Brief Movie Reviews

Over the last couple of months I have seen a handful of movies (some old, some new) at the cinemas, Blu-Ray, or via Netflix.  Here are my thoughts and recommendations:

The Trotsky (8/10) - Rushmore set in Canada.  Jay Baruchel's character is simply hilarious.  The movie has some seriously flawed elements, but it is mostly funny if you can accept the premise and uncomfortable love story.

Kick-Ass (5/10) - Gratuitous in every sense.  Nicholas Cage was watchable, Chloe Moretz made me cringe...not because of her, but because of what she did in the film.

The House Bunny (6.5/10) - Guilty pleasure with a terrible message.  However, it gave me a new favorite line - "The eyes of are the nipples of the face."  Anna Faris is hilarious in it.

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Mom was right! Vegetables are good for you!

Each weekday morning, I read through a summary of the days top humanitarian news stories via Reuters AlerNet. The top stories are typically depressing and a daily reminder of how sick our humanity is and our planet is. People are sick, hungry, killing each other and in complete desperation all over the globe.

This morning I was pleased to read a story of hope. Women are farming vegetables and it's changing the world!

Farming vegetables is changing family dynamics, economics, health and even the climate. I was so encouraged by this story I wanted to share it with you. What are your thoughts on this? How can we help encourage this to continue to grow here at home and in the developing world? 

Here is the article:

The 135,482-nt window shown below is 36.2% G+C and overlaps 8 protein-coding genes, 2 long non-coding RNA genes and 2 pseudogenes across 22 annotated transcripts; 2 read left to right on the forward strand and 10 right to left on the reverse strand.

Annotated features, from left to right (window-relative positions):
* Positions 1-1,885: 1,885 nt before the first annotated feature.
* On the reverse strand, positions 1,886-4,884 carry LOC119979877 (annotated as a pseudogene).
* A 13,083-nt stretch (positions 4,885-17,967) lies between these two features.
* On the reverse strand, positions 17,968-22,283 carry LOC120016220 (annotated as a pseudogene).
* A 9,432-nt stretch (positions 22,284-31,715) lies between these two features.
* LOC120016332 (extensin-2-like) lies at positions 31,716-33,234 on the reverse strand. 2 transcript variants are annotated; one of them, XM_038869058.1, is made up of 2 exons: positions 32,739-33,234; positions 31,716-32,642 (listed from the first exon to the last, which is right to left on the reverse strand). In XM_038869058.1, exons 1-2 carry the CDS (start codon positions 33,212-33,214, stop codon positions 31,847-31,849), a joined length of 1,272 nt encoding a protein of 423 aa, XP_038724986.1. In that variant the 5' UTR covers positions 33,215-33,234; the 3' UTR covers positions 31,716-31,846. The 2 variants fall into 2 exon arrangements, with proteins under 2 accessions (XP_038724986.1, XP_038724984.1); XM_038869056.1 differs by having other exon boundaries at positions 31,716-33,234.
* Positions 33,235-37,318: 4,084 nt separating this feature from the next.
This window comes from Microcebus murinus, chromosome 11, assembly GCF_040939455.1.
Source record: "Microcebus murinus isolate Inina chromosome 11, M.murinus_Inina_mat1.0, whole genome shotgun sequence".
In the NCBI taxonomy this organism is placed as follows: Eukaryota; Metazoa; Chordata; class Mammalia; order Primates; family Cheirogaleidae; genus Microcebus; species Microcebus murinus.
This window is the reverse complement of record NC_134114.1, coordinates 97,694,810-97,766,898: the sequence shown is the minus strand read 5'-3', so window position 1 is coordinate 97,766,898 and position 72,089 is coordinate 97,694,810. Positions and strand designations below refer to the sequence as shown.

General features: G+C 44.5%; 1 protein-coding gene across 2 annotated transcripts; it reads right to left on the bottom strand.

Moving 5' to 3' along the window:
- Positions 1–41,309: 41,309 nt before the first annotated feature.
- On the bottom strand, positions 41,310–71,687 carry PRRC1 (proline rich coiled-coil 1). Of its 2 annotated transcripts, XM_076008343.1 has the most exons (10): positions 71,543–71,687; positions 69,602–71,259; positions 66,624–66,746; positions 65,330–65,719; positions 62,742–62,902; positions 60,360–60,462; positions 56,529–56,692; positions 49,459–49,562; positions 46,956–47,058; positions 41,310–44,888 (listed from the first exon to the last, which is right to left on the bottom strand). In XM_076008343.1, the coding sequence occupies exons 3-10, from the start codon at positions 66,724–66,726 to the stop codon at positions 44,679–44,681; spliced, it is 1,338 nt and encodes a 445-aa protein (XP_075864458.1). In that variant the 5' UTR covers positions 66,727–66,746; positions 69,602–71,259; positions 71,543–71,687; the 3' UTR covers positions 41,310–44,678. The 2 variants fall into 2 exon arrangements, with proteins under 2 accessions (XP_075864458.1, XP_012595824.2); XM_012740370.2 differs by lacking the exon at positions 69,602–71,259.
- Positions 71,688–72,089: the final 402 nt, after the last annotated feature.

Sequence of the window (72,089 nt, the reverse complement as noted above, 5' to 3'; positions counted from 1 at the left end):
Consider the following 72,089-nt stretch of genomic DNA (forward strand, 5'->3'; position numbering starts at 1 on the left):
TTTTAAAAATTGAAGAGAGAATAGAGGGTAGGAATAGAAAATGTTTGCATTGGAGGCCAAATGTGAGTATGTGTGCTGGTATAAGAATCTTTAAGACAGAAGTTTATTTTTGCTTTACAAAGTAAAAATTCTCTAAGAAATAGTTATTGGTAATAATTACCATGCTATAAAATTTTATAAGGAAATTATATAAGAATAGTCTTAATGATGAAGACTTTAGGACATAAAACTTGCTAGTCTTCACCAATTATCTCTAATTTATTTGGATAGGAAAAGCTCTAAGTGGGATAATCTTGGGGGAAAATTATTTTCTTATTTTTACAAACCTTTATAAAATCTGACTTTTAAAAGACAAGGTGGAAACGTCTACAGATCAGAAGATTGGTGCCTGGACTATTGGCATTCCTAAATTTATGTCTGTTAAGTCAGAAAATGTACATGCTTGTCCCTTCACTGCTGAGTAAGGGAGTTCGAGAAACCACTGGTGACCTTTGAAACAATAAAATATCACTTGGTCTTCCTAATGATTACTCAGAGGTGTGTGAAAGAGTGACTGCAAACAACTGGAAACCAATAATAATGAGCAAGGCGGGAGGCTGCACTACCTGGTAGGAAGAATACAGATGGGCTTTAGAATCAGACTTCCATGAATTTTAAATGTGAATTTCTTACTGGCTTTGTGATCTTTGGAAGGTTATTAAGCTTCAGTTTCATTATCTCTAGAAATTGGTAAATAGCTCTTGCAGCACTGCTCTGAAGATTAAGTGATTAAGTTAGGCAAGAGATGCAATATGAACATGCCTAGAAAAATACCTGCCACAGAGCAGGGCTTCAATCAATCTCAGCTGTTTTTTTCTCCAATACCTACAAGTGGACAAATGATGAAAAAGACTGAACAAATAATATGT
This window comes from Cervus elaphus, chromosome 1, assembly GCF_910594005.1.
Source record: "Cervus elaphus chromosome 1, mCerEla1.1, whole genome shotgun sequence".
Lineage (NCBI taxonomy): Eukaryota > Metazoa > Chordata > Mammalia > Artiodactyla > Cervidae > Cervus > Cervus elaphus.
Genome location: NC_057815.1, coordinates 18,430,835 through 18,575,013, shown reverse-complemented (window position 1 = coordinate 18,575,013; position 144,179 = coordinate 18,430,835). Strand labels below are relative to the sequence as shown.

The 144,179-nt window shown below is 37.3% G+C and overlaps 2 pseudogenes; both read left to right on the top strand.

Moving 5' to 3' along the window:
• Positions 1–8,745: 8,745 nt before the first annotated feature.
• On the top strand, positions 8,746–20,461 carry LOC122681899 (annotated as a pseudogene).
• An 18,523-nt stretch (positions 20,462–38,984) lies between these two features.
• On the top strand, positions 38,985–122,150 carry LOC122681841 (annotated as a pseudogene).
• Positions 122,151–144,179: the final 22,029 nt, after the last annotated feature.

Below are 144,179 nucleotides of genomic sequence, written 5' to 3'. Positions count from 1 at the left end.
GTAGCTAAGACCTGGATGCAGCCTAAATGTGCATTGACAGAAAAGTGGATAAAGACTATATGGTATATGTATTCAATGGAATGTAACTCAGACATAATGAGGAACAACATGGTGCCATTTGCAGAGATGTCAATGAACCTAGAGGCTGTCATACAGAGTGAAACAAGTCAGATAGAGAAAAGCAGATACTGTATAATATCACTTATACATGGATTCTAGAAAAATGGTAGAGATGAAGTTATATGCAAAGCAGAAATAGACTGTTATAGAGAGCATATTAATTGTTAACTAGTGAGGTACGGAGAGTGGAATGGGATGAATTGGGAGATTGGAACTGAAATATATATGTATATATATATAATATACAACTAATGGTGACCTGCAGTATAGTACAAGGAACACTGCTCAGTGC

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Four Hamburgers

(Durban, South Africa)

At first glance, the Zulu children we met on the bus en route to Ithemba Lethu’s leadership camp were just like any other seventh graders we had ever met. They boarded the bus with tremendous enthusiasm. They were full of life and noise and a certain pre-teen angst. They were excited to be with their friends, armed with bits of junk food, slightly insecure and were chatting about celebrities and rappers. If one didn’t already know that the children were from one of Durban’s poorest townships, that most lived in tin shacks, or that many were being raised by siblings just a few years older than them, it wouldn’t have been immediately obvious that these kids differed from suburban American youth.

As the weekend progressed, we began learning more details about their lives. One child’s parents had just died. Her mother died of AIDS and her father was murdered by human hands. She was now living with an aunt who didn’t want her.  Several of the children were being physically abused on a regular basis. School was not a safe place for the kids because teachers hit them with pipes.
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